The thing I have discovered over the years of being a Linux user and then being a professional working with Linux is that the differences between Linux distributions are negligible on a technical level. There is, basically, nothing that I cannot do in Redhat or CentOS that I cannot do in Debian or Ubuntu or Slackware.
The common advice that people provide to fix problems that revolve around 'Oh, ZYX sucks, try using XYZ instead' is just about the worst and most inappropriate advice possible the majority of times it's used. (not every time, but just the majority of times)
That the idea that you have all these different approaches will yield a superior result in the long run is overrated. It was probably true at some point in the past when the whole concept of 'what is a Linux OS' was still up in the air, but nowadays there is actually very little difference in approaches. Instead the different value that distro offers is based on the level of support, social environment, and other policies that that distro offers.
My favorite example is the RPM file format vs the Deb file format. The RPM format, while it has it's warts, is technically superior to the Deb format as far as I can tell. Yet if you were to ask a typical end user that has used Redhat/Fedora in the past and uses Ubuntu now which is better or more easy to use they will, generally, tell you that the Deb format is better.
Why is this so?
It's because the technical features and advantages that RPM has at the lowest level is completely and totally overshadowed by just the massive amount of effort, time, and dedication that the Debian folks put into making their package management work. There is nothing magical about how Deb or apt-get works, it's just a huge amount of work that makes it work.
And I think this applies to pretty much most of what makes up a Linux OS. There is some value to introducing new approaches and being different... but nowadays all new stuff that is successful or showing high levels of promise (like PulseAudio, Upstart, Dbus, KVM, etc) needs to fit into existing systems in a way that is minimally disruptive and needs to be applied across all major Linux distributions before their true value is realized.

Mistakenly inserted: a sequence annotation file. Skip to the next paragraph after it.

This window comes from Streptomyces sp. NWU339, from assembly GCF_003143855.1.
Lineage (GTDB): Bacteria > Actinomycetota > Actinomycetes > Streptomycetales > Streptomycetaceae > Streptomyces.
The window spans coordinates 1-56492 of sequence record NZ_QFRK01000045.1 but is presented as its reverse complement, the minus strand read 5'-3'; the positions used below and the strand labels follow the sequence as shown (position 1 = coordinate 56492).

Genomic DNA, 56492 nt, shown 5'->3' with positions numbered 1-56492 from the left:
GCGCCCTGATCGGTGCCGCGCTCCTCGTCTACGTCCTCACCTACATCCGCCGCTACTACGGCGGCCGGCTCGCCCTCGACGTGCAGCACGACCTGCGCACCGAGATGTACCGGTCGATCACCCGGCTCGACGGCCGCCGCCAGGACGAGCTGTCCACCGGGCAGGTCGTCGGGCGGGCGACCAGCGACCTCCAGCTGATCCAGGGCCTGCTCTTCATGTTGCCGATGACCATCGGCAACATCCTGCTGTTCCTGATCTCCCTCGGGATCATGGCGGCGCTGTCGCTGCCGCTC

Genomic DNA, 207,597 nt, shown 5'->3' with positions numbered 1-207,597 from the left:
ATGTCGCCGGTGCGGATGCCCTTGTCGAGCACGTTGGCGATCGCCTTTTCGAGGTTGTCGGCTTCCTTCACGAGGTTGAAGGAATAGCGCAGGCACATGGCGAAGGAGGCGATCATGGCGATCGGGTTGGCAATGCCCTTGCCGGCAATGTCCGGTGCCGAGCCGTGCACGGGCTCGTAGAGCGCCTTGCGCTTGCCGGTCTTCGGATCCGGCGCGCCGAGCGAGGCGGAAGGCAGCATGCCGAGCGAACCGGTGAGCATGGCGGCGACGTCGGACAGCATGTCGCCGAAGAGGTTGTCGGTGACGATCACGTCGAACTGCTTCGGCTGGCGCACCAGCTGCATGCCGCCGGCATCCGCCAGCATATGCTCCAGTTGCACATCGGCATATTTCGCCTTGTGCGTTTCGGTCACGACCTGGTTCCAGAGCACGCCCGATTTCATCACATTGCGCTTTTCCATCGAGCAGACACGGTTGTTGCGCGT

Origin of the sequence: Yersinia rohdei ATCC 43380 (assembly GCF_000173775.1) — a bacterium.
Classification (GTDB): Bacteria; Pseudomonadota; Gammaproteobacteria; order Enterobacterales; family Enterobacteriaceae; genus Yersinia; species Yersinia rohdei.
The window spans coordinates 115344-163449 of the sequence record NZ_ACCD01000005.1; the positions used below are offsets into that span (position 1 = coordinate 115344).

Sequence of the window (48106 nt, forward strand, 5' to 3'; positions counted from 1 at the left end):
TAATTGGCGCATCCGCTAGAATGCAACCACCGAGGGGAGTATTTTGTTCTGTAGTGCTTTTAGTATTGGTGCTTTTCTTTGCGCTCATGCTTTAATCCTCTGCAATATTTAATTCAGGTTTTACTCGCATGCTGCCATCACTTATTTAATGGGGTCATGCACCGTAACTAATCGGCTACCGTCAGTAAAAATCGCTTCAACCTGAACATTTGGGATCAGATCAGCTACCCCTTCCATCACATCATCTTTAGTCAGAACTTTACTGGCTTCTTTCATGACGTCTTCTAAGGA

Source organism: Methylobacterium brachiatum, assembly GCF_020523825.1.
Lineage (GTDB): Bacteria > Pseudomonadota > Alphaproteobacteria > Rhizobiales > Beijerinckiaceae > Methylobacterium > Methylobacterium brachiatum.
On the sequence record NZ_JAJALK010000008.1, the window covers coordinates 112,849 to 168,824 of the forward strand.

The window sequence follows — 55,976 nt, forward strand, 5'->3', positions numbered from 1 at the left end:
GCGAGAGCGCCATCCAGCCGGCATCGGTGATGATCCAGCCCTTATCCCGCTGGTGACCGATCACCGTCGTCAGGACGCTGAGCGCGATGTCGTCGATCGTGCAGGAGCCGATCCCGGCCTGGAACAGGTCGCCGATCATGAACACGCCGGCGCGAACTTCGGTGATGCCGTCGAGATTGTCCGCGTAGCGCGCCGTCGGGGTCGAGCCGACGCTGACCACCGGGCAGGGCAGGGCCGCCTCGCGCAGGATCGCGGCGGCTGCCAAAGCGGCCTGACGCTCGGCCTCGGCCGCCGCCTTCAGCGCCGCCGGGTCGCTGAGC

Anybody (like Ubuntu or Redhat) introducing changes to just their system without first putting huge amounts of effort into making sure those changes are not only available for other distros to use, but _actually_integrated_ into those other distros will see a much diminished benefit to those changes. Very few application developers and few end users will be able to take full advantage of the improvements because they cannot depend on those improvements being available elsewhere; unless they are first willing to completely abandon their ability to choose (or end users to choose) a different distro (which is what you see in enterprise-ish environments)
So for a Linux-based OS to be most successful it has less to do with different approaches, but much more with it's ability to efficiently use 'human capital'. Developer's time and resources need to be as efficiently used as possible. Duplicate work is extremely inefficient... creating technical differences between systems with almost no benefit to end users or application developers is inefficient.
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